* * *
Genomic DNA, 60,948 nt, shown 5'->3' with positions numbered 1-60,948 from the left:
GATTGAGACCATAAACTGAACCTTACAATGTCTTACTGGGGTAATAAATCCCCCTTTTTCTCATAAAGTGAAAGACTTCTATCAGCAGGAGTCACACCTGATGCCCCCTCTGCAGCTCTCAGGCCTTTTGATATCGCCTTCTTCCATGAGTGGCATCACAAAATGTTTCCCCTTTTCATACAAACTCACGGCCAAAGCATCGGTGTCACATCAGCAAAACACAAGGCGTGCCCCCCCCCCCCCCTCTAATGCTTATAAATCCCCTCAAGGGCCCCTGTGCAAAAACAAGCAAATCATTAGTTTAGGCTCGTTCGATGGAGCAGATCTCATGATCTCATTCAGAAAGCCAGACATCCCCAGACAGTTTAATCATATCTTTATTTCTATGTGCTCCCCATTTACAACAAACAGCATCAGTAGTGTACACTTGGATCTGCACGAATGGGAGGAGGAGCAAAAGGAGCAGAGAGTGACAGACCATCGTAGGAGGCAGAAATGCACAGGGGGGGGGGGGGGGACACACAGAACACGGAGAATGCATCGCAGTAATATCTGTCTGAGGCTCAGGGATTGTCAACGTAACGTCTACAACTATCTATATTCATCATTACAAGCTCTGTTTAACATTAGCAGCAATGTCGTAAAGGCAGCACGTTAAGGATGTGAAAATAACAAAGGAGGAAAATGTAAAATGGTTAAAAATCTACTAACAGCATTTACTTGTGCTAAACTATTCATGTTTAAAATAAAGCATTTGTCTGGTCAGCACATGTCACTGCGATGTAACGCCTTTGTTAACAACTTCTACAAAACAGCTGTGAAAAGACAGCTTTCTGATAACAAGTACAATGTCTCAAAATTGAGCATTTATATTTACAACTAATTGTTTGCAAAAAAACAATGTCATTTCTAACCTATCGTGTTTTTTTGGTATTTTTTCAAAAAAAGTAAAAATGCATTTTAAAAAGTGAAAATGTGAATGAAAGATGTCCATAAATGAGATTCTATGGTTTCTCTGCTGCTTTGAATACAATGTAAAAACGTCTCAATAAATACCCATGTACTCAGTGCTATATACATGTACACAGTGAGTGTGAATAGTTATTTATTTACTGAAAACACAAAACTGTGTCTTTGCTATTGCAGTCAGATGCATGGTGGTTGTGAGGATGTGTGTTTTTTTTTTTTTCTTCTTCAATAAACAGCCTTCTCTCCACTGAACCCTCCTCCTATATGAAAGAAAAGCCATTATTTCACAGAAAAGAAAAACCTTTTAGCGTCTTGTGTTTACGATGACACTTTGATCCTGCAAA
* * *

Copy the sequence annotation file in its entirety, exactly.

Genomic DNA, 60,948 nt, shown 5'->3' with positions numbered 1-60,948 from the left:
GATTGAGACCATAAACTGAACCTTACAATGTCTTACTGGGGTAATAAATCCCCCTTTTTCTCATAAAGTGAAAGACTTCTATCAGCAGGAGTCACACCTGATGCCCCCTCTGCAGCTCTCAGGCCTTTTGATATCGCCTTCTTCCATGAGTGGCATCACAAAATGTTTCCCCTTTTCATACAAACTCACGGCCAAAGCATCGGTGTCACATCAGCAAAACACAAGGCGTGCCCCCCCCCCCCCCTCTAATGCTTATAAATCCCCTCAAGGGCCCCTGTGCAAAAACAAGCAAATCATTAGTTTAGGCTCGTTCGATGGAGCAGATCTCATGATCTCATTCAGAAAGCCAGACATCCCCAGACAGTTTAATCATATCTTTATTTCTATGTGCTCCCCATTTACAACAAACAGCATCAGTAGTGTACACTTGGATCTGCACGAATGGGAGGAGGAGCAAAAGGAGCAGAGAGTGACAGACCATCGTAGGAGGCAGAAATGCACAGGGGGGGGGGGGGGGACACACAGAACACGGAGAATGCATCGCAGTAATATCTGTCTGAGGCTCAGGGATTGTCAACGTAACGTCTACAACTATCTATATTCATCATTACAAGCTCTGTTTAACATTAGCAGCAATGTCGTAAAGGCAGCACGTTAAGGATGTGAAAATAACAAAGGAGGAAAATGTAAAATGGTTAAAAATCTACTAACAGCATTTACTTGTGCTAAACTATTCATGTTTAAAATAAAGCATTTGTCTGGTCAGCACATGTCACTGCGATGTAACGCCTTTGTTAACAACTTCTACAAAACAGCTGTGAAAAGACAGCTTTCTGATAACAAGTACAATGTCTCAAAATTGAGCATTTATATTTACAACTAATTGTTTGCAAAAAAACAATGTCATTTCTAACCTATCGTGTTTTTTTGGTATTTTTTCAAAAAAAGTAAAAATGCATTTTAAAAAGTGAAAATGTGAATGAAAGATGTCCATAAATGAGATTCTATGGTTTCTCTGCTGCTTTGAATACAATGTAAAAACGTCTCAATAAATACCCATGTACTCAGTGCTATATACATGTACACAGTGAGTGTGAATAGTTATTTATTTACTGAAAACACAAAACTGTGTCTTTGCTATTGCAGTCAGATGCATGGTGGTTGTGAGGATGTGTGTTTTTTTTTTTTTCTTCTTCAATAAACAGCCTTCTCTCCACTGAACCCTCCTCCTATATGAAAGAAAAGCCATTATTTCACAGAAAAGAAAAACCTTTTAGCGTCTTGTGTTTACGATGACACTTTGATCCTGCAAA